May 10th, 2015

Noble Humility, Humble Nobility

Poweful people in the East
speak a language of humility.
They act, though, like the powerful everywhere--
privileged, arrogant, prideful, mean, and violently
when things don't go their way.

The "nobility" that  Taoist speak of
is the nobility of the soul;
and Buddhists say everybody has it
as a part of their true nature.

Jesus said: "The last will be first."
Maurin said: "Try to be last."
But maybe trying to be last is just
another way of trying to be first?
-- a "humbler than thou" attitude?

To believe that we are perfect, and see
imperfection is a figment of unclear minds,
is seeking to be first, humbly,
while asking all creaturers along for the ride.

If all is One
there is no second class.
i won't be proud of my humility,
but humble in my pride.

Chuang Tzu On The Need To Win

The Need to Win

When an archer is shooting for nothing He has all his skill.
If he shoots for a brass buckle
He is already nervous.
If he shoots for a prize of gold
He goes blind
Or sees two targets –
He is out of his mind.

His skill has not changed, But the prize
Divides him. He cares,
He thinks more of winning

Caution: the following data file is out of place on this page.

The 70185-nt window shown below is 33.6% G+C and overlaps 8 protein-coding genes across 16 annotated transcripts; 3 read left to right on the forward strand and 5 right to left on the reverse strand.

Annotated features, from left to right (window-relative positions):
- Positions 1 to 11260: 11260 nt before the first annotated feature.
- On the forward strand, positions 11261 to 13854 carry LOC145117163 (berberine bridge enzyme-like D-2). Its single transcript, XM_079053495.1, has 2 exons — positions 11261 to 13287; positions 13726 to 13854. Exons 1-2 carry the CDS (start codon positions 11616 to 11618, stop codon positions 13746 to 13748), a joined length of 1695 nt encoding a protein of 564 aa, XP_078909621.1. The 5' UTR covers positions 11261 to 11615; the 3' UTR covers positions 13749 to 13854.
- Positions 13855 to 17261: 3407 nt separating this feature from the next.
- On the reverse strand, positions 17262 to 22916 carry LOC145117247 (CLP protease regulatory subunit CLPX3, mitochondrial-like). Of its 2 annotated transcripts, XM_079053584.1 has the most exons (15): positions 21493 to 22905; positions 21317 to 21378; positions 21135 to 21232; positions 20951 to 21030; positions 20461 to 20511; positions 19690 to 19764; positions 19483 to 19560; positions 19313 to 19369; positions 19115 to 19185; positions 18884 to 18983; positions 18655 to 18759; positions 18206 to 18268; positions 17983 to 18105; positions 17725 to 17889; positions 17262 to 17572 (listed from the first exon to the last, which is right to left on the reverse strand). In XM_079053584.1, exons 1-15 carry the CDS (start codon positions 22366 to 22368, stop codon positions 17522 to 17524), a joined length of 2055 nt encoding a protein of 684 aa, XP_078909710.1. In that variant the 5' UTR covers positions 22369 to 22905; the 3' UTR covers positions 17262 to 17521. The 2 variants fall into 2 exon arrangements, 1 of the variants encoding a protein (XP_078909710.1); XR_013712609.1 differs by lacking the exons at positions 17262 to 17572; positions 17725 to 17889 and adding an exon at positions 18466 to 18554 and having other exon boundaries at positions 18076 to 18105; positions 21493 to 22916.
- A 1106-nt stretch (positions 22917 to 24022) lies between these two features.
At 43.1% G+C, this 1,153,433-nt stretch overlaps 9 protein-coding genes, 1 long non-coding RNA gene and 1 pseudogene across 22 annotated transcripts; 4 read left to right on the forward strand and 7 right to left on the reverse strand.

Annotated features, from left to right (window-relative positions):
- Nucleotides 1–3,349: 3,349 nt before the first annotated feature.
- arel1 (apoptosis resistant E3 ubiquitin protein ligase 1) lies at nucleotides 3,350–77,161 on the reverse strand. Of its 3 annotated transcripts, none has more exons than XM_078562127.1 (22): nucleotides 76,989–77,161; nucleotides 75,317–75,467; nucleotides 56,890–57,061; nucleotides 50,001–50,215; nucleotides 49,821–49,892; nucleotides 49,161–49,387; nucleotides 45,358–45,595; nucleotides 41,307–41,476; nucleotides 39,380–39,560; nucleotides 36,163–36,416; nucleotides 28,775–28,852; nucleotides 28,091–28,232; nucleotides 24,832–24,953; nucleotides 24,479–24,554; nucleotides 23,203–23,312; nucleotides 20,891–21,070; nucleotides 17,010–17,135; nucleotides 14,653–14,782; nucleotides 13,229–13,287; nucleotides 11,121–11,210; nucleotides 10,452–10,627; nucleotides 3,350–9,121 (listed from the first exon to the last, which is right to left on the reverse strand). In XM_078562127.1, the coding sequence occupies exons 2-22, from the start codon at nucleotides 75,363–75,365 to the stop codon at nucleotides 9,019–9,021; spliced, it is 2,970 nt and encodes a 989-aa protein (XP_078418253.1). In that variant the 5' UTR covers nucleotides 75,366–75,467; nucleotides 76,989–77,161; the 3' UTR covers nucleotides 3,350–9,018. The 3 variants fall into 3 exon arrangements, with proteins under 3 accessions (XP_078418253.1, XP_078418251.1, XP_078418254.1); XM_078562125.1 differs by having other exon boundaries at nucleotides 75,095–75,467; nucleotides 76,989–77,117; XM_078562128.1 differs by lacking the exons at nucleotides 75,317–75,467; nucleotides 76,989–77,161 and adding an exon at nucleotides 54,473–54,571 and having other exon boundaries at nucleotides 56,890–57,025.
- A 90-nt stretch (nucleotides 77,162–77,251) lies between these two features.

Than of shooting –
And the need to win
Drains him of power.”

― Thomas Merton, The Way of Chuang Tzu

Chuang Tzu Foretells 20th Century Anthropology.

“When Life was Full

In the age when life on earth was full, no one paid any special attention to worthy men, nor did they single out the man of ability. Rulers were simply the highest branches on the tree, and the people were like deer in the woods. They were honest and righteous without realizing that they were “doing their duty.” They loved each other and did not know that this was “love of neighbor.” They deceived no one yet they did not know that they were “men to be trusted.” They were reliable and did not know that this was “good faith.” They lived freely together giving and taking, and did not know that they were generous. For this reason their deeds have not been narrated. They made no history.”

― Thomas Merton, The Way of Chuang Tzu